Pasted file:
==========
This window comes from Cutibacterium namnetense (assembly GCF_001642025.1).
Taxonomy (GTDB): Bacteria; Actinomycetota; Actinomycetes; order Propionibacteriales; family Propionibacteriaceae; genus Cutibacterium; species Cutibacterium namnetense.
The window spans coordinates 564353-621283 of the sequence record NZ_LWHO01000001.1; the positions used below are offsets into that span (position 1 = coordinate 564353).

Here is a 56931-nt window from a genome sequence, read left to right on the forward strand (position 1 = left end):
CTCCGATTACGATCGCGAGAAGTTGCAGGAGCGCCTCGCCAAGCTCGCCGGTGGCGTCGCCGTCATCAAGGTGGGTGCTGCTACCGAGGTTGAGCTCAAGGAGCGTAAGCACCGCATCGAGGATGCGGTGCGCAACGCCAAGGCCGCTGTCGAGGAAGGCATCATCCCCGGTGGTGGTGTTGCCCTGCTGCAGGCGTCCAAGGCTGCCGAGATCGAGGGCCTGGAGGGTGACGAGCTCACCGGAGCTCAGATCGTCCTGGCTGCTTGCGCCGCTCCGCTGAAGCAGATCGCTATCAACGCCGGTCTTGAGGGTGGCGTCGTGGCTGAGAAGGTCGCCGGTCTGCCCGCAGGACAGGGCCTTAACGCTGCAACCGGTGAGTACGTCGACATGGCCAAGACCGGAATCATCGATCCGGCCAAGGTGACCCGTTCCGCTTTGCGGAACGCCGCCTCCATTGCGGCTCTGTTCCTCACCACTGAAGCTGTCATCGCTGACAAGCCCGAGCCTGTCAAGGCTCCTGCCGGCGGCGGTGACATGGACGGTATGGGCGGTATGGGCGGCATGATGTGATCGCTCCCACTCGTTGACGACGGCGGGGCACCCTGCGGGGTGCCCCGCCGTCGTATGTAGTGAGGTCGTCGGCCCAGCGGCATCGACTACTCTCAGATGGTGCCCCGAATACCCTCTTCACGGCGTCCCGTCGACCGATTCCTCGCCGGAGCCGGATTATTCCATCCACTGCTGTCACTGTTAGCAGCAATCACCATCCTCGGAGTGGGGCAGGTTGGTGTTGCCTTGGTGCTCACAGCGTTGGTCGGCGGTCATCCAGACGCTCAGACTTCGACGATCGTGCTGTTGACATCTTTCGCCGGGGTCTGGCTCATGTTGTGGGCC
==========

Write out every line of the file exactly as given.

This window comes from Cutibacterium namnetense (assembly GCF_001642025.1).
Taxonomy (GTDB): Bacteria; Actinomycetota; Actinomycetes; order Propionibacteriales; family Propionibacteriaceae; genus Cutibacterium; species Cutibacterium namnetense.
The window spans coordinates 564353-621283 of the sequence record NZ_LWHO01000001.1; the positions used below are offsets into that span (position 1 = coordinate 564353).

Here is a 56931-nt window from a genome sequence, read left to right on the forward strand (position 1 = left end):
CTCCGATTACGATCGCGAGAAGTTGCAGGAGCGCCTCGCCAAGCTCGCCGGTGGCGTCGCCGTCATCAAGGTGGGTGCTGCTACCGAGGTTGAGCTCAAGGAGCGTAAGCACCGCATCGAGGATGCGGTGCGCAACGCCAAGGCCGCTGTCGAGGAAGGCATCATCCCCGGTGGTGGTGTTGCCCTGCTGCAGGCGTCCAAGGCTGCCGAGATCGAGGGCCTGGAGGGTGACGAGCTCACCGGAGCTCAGATCGTCCTGGCTGCTTGCGCCGCTCCGCTGAAGCAGATCGCTATCAACGCCGGTCTTGAGGGTGGCGTCGTGGCTGAGAAGGTCGCCGGTCTGCCCGCAGGACAGGGCCTTAACGCTGCAACCGGTGAGTACGTCGACATGGCCAAGACCGGAATCATCGATCCGGCCAAGGTGACCCGTTCCGCTTTGCGGAACGCCGCCTCCATTGCGGCTCTGTTCCTCACCACTGAAGCTGTCATCGCTGACAAGCCCGAGCCTGTCAAGGCTCCTGCCGGCGGCGGTGACATGGACGGTATGGGCGGTATGGGCGGCATGATGTGATCGCTCCCACTCGTTGACGACGGCGGGGCACCCTGCGGGGTGCCCCGCCGTCGTATGTAGTGAGGTCGTCGGCCCAGCGGCATCGACTACTCTCAGATGGTGCCCCGAATACCCTCTTCACGGCGTCCCGTCGACCGATTCCTCGCCGGAGCCGGATTATTCCATCCACTGCTGTCACTGTTAGCAGCAATCACCATCCTCGGAGTGGGGCAGGTTGGTGTTGCCTTGGTGCTCACAGCGTTGGTCGGCGGTCATCCAGACGCTCAGACTTCGACGATCGTGCTGTTGACATCTTTCGCCGGGGTCTGGCTCATGTTGTGGGCC